The Fine Line Between Rules 34 and 45

Do you really know the difference between them?  The Court of Appeals issued a writ on this topic on November 21.[1]

Wassner and Oshins are co-trustees to a family trust.  Oshins sued Wassner alleging breach of fiduciary duty.  Relevant to the writ petition, “Oshins alleged that Wassner, specifically Gary, engaged in self-dealing by loaning $500,000 in Trust assets to the Hilldun Corporation—a business in which Gary Wassner is a shareholder and corporate officer.”  When discovery opened and Oshins 1) issued a Nevada subpoena for “Hilldun’s tax returns and financial records from 2007 to the present,” 2) domesticated that subpoena in New York; and 3) and served it on Hilldun.  There was an objection and apparently a compromise that Hilldun satisfied but that did not give Oshins everything that was sought.

Oshins then served Wassner with a Rule 34 request that was substantially similar to the subpoena.  Wassner did not comply with the request, the district court granted a motion to compel, and then Wassner filed a writ petition.  Writ petitions are almost automatically denied for procedural reasons.  This one wasn’t.  The Court of Appeals noted there was no direct appeal available because “a pretrial order granting a motion to compel discovery of documents from a nonparty is not substantively appealable and because … Hilldun is not a party to the action below….”  As a result a writ petition was procedurally available.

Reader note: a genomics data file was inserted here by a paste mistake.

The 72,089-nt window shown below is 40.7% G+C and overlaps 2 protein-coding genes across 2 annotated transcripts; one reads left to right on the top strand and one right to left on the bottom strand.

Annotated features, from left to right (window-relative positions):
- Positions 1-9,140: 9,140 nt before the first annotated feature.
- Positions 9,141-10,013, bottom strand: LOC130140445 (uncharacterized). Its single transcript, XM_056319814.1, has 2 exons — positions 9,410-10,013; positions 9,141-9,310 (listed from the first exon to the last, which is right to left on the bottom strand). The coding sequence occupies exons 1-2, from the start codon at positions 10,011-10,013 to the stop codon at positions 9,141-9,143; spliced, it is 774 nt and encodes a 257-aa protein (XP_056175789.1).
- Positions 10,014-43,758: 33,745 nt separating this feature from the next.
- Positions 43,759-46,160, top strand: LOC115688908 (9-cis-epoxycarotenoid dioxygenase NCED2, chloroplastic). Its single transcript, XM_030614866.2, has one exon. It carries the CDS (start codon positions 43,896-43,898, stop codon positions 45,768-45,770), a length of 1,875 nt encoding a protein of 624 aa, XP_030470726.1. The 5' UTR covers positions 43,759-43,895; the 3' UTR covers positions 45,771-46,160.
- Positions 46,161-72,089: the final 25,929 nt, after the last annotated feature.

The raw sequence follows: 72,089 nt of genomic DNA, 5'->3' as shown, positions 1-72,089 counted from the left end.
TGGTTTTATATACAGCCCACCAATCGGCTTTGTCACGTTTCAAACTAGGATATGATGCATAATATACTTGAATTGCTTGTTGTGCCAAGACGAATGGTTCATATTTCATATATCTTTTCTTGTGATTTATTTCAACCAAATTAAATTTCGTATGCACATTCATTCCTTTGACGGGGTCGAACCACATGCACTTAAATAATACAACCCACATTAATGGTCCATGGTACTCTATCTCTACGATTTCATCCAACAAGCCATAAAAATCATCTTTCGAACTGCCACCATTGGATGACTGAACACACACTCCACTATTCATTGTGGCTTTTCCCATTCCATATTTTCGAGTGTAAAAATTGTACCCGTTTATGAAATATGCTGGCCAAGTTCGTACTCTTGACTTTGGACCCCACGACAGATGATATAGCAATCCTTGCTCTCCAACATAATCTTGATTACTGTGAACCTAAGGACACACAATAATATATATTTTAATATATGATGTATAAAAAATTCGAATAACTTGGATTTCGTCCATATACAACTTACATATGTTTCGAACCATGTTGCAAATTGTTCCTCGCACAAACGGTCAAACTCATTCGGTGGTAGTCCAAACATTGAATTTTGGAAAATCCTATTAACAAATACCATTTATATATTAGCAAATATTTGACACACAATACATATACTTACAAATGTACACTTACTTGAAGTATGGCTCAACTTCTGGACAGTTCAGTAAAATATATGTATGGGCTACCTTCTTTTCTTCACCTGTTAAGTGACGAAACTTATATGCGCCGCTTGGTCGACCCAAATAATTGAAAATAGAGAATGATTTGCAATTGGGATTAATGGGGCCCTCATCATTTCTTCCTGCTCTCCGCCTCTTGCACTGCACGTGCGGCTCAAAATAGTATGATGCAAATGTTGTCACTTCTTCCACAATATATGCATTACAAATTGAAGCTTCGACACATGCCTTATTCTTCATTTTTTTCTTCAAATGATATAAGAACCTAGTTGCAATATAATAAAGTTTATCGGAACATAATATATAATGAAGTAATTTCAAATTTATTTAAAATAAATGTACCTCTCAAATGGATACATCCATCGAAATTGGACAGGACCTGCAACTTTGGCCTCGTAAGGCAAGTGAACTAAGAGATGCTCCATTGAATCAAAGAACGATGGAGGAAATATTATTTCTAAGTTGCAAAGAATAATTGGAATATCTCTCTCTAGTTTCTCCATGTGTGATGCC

Using a Party to Get Documents from a Non-Party

The court first ruled that Rule 34 is for getting documents from a party, but Rule 45 is for getting documents from a non-party.  The two are different for a variety of reasons.  Further, if Oshins wanted information from the non-party, the jurisdiction to get those documents was in New York where the subpoena had been domesticated and served.

Possession, Custody, or Control

Oshins also argued that because Wassner was a corporate officer of Hilldun, he had the necessary possession, custody, or control to obtain the documents.  The court disagreed. 

Generally, a party to an action who is an officer, director, or majority shareholder of a corporation may be required to produce documents in the possession of the corporation, so long as he has been sued in his corporate capacity.  However, when a corporate officer is being sued in his noncorporate or personal capacity, and the corporation is also not a defendant, this rule is inapposite unless there is evidence that the officer is the alter ego of the corporation.

Wassner had not been sued in his corporate capacity relating to Hilldun, nor was evidence presented of an alter ego relationship.  So Rule 34 could not be used to get corporate documents from Hilldun through Wassner in this particular fact pattern.

[1] Wassner v. Dist. Ct., No. 78828, 2019 Nev. App. Unpub. LEXIS 967 (Nov. 21, 2019).